Browse Prior Art Database

Segmented Relational Database Tables

IP.com Disclosure Number: IPCOM000115936D
Original Publication Date: 1995-Jul-01
Included in the Prior Art Database: 2005-Mar-30
Document File: 2 page(s) / 105K

Publishing Venue

IBM

Related People

Comeau, AC: AUTHOR [+2]

Abstract

In computer systems the data storage requirements are continually increasing. Not only is the total amount of data to be stored increasing, but so is the desired size of a data object. An database object of terabyte size is desirable, as is a file object of terabyte size to store data such as sound or full motion video. The problem is that most of the computer systems that are available today are incapable of storing objects of this size. For example, IBM* AIX* can only handle files that are no greater than 2 gigabytes in size. The invention supports the storage of objects far in excess of 2 gigabytes in in filesystems that themselves cannot store single files of this size.

This text was extracted from an ASCII text file.
This is the abbreviated version, containing approximately 49% of the total text.

Segmented Relational Database Tables

      In computer systems the data storage requirements are
continually increasing.  Not only is the total amount of data to be
stored increasing, but so is the desired size of a data object.  An
database object of terabyte size is desirable, as is a file object of
terabyte size to store data such as sound or full motion video.  The
problem is that most of the computer systems that are available today
are incapable of storing objects of this size.  For example, IBM*
AIX* can only handle files that are no greater than 2 gigabytes in
size.  The invention supports the storage of objects far in excess of
2 gigabytes in in filesystems that themselves cannot store single
files of this size.  This use of this invention is not restricted by
the size of the filesystem which typically supports up to 2 to 4
gigabytes combined for all files stored in the filesystem.  This
objective is achieved by dividing the large object into segments,
each in a separate file and possibly stored in different filesystems.
Having divided the file up into segments, the locations of these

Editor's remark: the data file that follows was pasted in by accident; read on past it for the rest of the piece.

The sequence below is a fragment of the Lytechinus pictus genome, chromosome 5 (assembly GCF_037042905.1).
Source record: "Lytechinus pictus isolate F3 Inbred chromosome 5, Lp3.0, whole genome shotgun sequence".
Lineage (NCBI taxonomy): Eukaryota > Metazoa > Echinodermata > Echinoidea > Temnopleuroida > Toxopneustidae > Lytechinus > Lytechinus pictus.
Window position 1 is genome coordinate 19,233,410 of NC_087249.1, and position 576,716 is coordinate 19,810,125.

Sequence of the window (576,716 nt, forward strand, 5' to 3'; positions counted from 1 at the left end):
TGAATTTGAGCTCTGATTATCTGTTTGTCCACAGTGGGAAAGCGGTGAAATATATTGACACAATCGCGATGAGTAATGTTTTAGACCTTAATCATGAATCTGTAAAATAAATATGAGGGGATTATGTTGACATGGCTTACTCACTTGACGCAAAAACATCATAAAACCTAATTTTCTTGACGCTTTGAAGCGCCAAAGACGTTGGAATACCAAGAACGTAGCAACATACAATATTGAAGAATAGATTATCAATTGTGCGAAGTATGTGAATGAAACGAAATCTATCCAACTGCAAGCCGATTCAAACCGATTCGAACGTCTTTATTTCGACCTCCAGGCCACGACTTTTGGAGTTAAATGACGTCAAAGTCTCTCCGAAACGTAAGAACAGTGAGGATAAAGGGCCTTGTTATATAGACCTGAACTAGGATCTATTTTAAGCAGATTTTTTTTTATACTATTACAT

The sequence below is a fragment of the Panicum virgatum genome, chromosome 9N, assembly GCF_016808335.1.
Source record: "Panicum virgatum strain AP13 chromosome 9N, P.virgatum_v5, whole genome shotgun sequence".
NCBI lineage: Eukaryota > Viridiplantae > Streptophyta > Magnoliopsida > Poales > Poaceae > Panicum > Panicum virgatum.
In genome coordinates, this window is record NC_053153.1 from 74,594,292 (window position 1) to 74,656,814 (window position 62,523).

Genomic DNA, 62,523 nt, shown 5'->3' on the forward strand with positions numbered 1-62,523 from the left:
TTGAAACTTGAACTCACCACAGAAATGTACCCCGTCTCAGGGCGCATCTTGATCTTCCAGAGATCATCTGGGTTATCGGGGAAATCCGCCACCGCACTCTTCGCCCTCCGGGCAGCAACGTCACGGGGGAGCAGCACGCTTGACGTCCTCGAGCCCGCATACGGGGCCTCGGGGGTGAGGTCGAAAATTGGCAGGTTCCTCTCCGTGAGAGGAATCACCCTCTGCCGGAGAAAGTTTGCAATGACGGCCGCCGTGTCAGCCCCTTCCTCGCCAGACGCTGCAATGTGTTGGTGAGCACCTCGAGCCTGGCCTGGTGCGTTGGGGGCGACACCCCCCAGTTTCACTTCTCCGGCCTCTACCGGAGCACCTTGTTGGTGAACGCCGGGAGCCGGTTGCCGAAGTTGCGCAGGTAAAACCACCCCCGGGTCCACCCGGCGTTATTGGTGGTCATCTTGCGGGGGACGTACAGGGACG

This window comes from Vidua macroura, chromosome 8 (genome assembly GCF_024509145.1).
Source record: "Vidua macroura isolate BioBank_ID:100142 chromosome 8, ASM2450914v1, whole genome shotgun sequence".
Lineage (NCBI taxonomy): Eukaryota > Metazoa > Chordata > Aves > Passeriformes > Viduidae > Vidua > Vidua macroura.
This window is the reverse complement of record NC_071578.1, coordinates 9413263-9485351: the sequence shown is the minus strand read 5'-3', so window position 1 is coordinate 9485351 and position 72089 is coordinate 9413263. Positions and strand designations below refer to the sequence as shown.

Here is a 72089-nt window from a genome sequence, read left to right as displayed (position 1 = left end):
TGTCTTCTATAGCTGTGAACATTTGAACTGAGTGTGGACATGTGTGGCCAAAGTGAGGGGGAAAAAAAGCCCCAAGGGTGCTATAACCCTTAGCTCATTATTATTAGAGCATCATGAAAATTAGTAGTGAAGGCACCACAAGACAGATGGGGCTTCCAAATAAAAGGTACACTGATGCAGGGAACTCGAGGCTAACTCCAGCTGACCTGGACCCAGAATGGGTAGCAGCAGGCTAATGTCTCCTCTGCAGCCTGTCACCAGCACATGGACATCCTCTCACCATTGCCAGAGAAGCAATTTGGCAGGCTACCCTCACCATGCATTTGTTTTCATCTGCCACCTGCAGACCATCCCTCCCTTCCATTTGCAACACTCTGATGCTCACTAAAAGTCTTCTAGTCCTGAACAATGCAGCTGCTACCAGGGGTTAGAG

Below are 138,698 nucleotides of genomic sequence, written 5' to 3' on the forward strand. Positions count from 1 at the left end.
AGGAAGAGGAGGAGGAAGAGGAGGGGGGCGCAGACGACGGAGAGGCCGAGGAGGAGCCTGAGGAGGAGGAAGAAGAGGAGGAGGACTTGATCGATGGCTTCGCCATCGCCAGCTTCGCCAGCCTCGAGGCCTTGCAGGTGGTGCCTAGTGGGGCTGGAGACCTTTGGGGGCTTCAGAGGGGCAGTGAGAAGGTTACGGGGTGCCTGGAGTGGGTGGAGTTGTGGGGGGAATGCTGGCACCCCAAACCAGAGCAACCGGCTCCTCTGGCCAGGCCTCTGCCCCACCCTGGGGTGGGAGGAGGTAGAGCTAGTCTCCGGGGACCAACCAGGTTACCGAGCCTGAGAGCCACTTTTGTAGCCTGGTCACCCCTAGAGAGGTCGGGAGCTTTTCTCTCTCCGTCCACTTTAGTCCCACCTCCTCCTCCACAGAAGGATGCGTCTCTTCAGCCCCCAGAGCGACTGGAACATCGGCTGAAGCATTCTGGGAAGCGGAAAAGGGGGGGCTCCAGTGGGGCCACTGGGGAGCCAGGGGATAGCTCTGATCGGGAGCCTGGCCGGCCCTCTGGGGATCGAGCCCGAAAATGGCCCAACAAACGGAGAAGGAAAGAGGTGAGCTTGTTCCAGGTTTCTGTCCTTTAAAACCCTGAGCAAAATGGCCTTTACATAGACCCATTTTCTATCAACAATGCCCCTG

segments are computed algorithmically (no lookup table is required
and, therefore, location lookup table integrity is not an issue).

      These segments are then stored on the disk storage of the
system in a systematic manner so that the location of each portion of
the object is predetermined by the location of the first segment of
the object and the first segment of each different object is located
at a predetermined location within the storage.  In the preferred
example, for example, the first segment which may consist of a fixed
and predetermined number of pages (fixed sized "pieces" of the object
typically set to the page size of the underlying filesystem), may be
located in the first storage device, the second segment of the same
number of pages in a second storage device, and continuing with each
storage device and each segment until all segments are stored.  Here
is an example of a object's segments stored in a hierarchical file
system.  Here "root" is the root directory, and "segdir0", "segdir1",
etc. are subdirectories of "root".
                                    Root
                                     |
                                     |
  -------------------------------------------------------
  |                |                 |                  |
  |                |                 |                  |
  segdir0          segdir1           segdir2            segdir3
  object0.file     object0.file      object0.file       object0.file

      The logical Object0 is composed of the concatenation of each
file physical file of the same name under each segment dir...